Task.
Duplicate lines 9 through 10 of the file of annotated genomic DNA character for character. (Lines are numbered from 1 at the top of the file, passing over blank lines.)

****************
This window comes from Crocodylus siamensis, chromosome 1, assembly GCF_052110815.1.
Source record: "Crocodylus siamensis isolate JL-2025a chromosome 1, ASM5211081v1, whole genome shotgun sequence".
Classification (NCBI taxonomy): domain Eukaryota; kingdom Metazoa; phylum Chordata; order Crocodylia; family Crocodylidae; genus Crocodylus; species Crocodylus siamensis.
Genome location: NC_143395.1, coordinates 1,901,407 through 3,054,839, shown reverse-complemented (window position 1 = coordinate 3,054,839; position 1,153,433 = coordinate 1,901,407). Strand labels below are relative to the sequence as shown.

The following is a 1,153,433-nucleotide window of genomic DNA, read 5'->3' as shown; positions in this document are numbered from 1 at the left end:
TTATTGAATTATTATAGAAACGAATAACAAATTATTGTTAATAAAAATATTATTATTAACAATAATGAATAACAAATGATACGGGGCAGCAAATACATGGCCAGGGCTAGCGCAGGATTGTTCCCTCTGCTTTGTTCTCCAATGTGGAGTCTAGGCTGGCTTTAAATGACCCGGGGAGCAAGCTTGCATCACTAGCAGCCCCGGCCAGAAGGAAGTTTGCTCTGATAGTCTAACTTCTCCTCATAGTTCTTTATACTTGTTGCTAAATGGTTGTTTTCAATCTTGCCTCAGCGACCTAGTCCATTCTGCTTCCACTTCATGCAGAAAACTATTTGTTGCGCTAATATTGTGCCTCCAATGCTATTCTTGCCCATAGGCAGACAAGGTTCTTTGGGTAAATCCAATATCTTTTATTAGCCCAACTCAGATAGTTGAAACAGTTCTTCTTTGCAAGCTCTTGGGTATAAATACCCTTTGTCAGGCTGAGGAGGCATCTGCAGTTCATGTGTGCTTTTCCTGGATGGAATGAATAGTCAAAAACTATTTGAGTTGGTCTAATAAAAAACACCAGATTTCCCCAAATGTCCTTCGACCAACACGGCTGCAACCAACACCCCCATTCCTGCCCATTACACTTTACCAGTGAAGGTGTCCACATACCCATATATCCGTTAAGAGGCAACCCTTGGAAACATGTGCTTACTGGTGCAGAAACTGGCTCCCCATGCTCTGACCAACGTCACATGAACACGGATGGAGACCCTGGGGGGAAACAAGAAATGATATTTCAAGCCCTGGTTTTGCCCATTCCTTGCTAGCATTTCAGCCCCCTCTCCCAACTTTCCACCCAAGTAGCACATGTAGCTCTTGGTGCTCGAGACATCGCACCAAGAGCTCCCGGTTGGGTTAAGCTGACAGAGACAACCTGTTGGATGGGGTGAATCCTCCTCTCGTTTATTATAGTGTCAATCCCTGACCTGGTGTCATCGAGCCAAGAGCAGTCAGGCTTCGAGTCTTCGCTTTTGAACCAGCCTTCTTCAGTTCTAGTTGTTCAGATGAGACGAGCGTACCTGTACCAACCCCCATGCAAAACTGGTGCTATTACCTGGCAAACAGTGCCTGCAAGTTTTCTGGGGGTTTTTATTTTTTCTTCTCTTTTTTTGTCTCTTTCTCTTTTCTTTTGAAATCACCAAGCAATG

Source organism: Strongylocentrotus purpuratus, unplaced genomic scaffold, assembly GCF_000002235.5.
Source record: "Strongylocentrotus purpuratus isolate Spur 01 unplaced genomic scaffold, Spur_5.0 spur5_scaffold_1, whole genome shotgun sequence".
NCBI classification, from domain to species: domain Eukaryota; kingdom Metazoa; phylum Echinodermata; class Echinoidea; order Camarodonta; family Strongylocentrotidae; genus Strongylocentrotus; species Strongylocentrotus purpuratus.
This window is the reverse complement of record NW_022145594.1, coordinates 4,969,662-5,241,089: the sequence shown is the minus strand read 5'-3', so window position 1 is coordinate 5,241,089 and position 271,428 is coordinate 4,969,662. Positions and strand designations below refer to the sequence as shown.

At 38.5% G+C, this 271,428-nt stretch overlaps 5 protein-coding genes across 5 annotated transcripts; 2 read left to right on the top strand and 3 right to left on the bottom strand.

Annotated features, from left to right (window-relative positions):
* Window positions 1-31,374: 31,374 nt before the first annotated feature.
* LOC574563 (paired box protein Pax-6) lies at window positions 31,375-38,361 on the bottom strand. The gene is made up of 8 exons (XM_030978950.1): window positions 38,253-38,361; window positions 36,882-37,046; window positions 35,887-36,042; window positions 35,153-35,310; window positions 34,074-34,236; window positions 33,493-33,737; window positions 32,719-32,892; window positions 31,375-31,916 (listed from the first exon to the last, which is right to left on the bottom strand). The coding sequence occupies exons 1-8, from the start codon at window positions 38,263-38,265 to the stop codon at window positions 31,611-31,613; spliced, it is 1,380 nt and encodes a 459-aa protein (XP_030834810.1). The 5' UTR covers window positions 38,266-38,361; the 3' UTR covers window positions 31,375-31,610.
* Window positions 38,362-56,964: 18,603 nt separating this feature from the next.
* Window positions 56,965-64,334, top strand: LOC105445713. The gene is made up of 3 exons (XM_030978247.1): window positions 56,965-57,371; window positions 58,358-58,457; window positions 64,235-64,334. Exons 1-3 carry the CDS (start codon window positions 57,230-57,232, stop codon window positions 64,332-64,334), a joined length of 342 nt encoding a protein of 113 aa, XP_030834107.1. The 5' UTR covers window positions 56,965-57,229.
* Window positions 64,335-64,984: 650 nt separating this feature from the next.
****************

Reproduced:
NCBI classification, from domain to species: domain Eukaryota; kingdom Metazoa; phylum Echinodermata; class Echinoidea; order Camarodonta; family Strongylocentrotidae; genus Strongylocentrotus; species Strongylocentrotus purpuratus.
This window is the reverse complement of record NW_022145594.1, coordinates 4,969,662-5,241,089: the sequence shown is the minus strand read 5'-3', so window position 1 is coordinate 5,241,089 and position 271,428 is coordinate 4,969,662. Positions and strand designations below refer to the sequence as shown.